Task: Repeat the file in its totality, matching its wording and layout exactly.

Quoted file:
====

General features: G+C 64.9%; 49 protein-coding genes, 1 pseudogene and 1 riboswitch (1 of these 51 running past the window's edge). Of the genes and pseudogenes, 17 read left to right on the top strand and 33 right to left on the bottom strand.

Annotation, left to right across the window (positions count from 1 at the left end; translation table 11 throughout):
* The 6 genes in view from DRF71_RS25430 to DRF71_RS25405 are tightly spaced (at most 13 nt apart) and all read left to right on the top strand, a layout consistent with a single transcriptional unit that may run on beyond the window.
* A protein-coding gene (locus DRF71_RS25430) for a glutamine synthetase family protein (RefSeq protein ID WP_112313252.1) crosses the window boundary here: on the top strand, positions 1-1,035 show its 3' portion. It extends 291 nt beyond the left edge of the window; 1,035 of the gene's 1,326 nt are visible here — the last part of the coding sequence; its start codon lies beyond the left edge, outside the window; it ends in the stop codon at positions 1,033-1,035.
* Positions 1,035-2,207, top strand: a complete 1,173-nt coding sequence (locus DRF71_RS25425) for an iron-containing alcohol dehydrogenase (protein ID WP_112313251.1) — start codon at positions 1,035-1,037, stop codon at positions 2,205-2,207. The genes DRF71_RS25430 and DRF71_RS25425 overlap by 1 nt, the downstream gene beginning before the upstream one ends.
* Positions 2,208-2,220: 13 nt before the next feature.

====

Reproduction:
General features: G+C 64.9%; 49 protein-coding genes, 1 pseudogene and 1 riboswitch (1 of these 51 running past the window's edge). Of the genes and pseudogenes, 17 read left to right on the top strand and 33 right to left on the bottom strand.

Annotation, left to right across the window (positions count from 1 at the left end; translation table 11 throughout):
* The 6 genes in view from DRF71_RS25430 to DRF71_RS25405 are tightly spaced (at most 13 nt apart) and all read left to right on the top strand, a layout consistent with a single transcriptional unit that may run on beyond the window.
* A protein-coding gene (locus DRF71_RS25430) for a glutamine synthetase family protein (RefSeq protein ID WP_112313252.1) crosses the window boundary here: on the top strand, positions 1-1,035 show its 3' portion. It extends 291 nt beyond the left edge of the window; 1,035 of the gene's 1,326 nt are visible here — the last part of the coding sequence; its start codon lies beyond the left edge, outside the window; it ends in the stop codon at positions 1,033-1,035.
* Positions 1,035-2,207, top strand: a complete 1,173-nt coding sequence (locus DRF71_RS25425) for an iron-containing alcohol dehydrogenase (protein ID WP_112313251.1) — start codon at positions 1,035-1,037, stop codon at positions 2,205-2,207. The genes DRF71_RS25430 and DRF71_RS25425 overlap by 1 nt, the downstream gene beginning before the upstream one ends.
* Positions 2,208-2,220: 13 nt before the next feature.